Our modern, media-visible leaders seem to be forgetful people. Celebrities who marry on a whim, divorce three months later, develop an eating disorder, then repeat; big businesses who outsource American manufacturing to foreign countries where they can rob impoverished laborers of their rights; politicians motivated by greed who bypass the needs of the masses to promote the wants of the wealthy few: these are some of today’s leaders. Aggressive self-interest all too often plays substitute for the scarcely-recalled humility that true leadership requires.
“Leadership,” “service,”–conjoined ideals that resurfaced multiple times throughout my student career as lofty words I thought speakers threw around just to sound impressive–I never imagined anyone expected us to actually take them seriously, or even understand them. No amount of nudging opened my eyes to the correlation. It was a realization I had to find for myself, slowly, from a jumble of sources. The strongest was my adoption of the alias Thain; research into the word’s origin revealed it to be derived from the Old English title thegn, meaning the retainer of a king. A thegn’s duty was not only to serve the king, but to lead his own warband as both soldier and lord–they were warriors who toiled beside the common people on the battlefield as well as the noble administrators of their lands. In other words, whenever appropriate a thegn was a servant of the king and a leader of men. I decided I wanted Thain to mean me, an expression of who I was and hoped to become; in the ancient thegns I recognized a straightforward simultaneousness of leadership and service that I wanted to achieve. It took years before I realized that the themes I thought I had linked all by myself had been weaving themselves in and out of my education ever since my grade school years at a small private Catholic school, Our Lady of Lourdes, where our motto was “enter to grow and learn, leave to lead and serve.” When I applied to join my high school’s chapter of the National Honor Society, there they were again, disguised as airy, purposeless words, their significance obscured by flowery ceremony. With shock I connected this to my own principles a long time afterwards, having discovered the convictions it had been trying to convey. I think this lesson had to be self-taught for me to truly understand it; without my own reflections, “leadership” and “service” would still have the substance of air for me.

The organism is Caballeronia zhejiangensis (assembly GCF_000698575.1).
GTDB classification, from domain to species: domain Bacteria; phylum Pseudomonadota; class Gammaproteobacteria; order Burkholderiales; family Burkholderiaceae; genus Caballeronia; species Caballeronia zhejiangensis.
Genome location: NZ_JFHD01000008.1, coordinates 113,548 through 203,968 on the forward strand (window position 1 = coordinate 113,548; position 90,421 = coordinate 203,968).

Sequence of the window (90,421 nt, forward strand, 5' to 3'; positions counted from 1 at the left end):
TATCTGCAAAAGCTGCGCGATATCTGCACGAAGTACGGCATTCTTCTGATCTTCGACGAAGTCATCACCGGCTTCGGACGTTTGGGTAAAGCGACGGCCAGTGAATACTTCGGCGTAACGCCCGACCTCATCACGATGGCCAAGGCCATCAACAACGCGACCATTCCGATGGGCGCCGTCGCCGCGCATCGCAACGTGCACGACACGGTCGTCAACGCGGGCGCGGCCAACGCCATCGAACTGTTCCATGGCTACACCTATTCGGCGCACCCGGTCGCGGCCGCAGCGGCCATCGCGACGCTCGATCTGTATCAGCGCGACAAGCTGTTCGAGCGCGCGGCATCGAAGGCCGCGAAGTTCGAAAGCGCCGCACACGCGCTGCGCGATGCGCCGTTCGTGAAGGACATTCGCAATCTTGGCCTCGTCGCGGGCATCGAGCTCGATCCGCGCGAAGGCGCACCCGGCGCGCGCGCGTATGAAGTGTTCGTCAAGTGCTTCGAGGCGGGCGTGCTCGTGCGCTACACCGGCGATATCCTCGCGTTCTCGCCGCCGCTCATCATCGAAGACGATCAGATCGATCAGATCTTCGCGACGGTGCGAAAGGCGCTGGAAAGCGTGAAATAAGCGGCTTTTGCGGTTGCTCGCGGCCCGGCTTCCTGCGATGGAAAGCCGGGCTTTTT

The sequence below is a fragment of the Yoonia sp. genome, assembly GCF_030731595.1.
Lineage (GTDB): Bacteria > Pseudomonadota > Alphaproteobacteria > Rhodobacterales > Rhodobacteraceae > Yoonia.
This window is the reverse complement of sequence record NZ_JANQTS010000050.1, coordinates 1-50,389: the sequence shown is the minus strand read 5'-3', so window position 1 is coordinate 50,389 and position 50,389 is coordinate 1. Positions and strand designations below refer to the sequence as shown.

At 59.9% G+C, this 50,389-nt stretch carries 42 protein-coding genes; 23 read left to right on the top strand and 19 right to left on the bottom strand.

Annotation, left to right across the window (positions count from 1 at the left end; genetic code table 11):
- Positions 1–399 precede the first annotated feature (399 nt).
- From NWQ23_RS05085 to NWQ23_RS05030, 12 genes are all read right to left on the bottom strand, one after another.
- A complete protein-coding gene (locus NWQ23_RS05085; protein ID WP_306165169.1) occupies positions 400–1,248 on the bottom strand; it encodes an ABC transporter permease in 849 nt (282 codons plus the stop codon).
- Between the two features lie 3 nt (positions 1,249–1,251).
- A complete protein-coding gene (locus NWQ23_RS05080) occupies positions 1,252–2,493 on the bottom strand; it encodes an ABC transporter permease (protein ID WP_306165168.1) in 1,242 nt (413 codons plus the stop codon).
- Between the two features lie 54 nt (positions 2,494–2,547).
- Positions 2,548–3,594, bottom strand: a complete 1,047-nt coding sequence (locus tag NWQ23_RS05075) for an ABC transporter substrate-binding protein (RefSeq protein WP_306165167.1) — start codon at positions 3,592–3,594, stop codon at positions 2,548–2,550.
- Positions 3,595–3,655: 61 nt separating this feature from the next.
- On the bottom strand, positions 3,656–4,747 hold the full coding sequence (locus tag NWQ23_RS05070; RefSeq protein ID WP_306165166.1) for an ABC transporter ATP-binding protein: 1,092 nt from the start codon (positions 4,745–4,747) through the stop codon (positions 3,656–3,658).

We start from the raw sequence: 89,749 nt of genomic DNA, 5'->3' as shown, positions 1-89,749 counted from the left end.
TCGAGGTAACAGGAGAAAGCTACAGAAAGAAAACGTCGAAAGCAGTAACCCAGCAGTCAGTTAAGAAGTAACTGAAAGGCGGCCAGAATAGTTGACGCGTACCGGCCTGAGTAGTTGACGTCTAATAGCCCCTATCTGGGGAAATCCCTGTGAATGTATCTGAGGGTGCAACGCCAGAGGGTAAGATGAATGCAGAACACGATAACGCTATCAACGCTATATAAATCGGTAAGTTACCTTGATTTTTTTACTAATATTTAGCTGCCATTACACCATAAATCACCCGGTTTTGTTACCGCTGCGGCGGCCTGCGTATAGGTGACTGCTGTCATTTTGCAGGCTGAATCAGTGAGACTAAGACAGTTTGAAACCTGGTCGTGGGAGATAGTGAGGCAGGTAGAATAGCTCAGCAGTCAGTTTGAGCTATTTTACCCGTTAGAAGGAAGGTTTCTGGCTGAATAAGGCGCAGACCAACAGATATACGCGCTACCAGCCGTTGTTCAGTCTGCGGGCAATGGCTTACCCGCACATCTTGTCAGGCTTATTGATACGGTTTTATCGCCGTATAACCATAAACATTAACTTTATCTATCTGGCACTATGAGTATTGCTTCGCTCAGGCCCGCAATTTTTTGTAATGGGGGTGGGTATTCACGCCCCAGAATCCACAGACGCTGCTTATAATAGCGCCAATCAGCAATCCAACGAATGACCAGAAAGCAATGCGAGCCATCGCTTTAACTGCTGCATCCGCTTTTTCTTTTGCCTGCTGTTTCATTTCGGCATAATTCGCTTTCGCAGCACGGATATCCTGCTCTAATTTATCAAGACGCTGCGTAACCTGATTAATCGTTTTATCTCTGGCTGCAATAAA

I believe that true leaders are servants. Though leadership is outwardly perceived as domination, in truth humility is its foremost requisite, because every leader’s first duty is to those who follow. A leader is someone who leads; the occupation becomes redundant if there is no one who needs that guidance. In essence, anyone who provides direction for others performs service for them. Leadership is not about power. Seeking leadership with the sole desire to wield power is abuse. True leadership is about asking oneself, “What I can step forward to do for others?” True leaders realize that in order to lead, one must first desire to serve.
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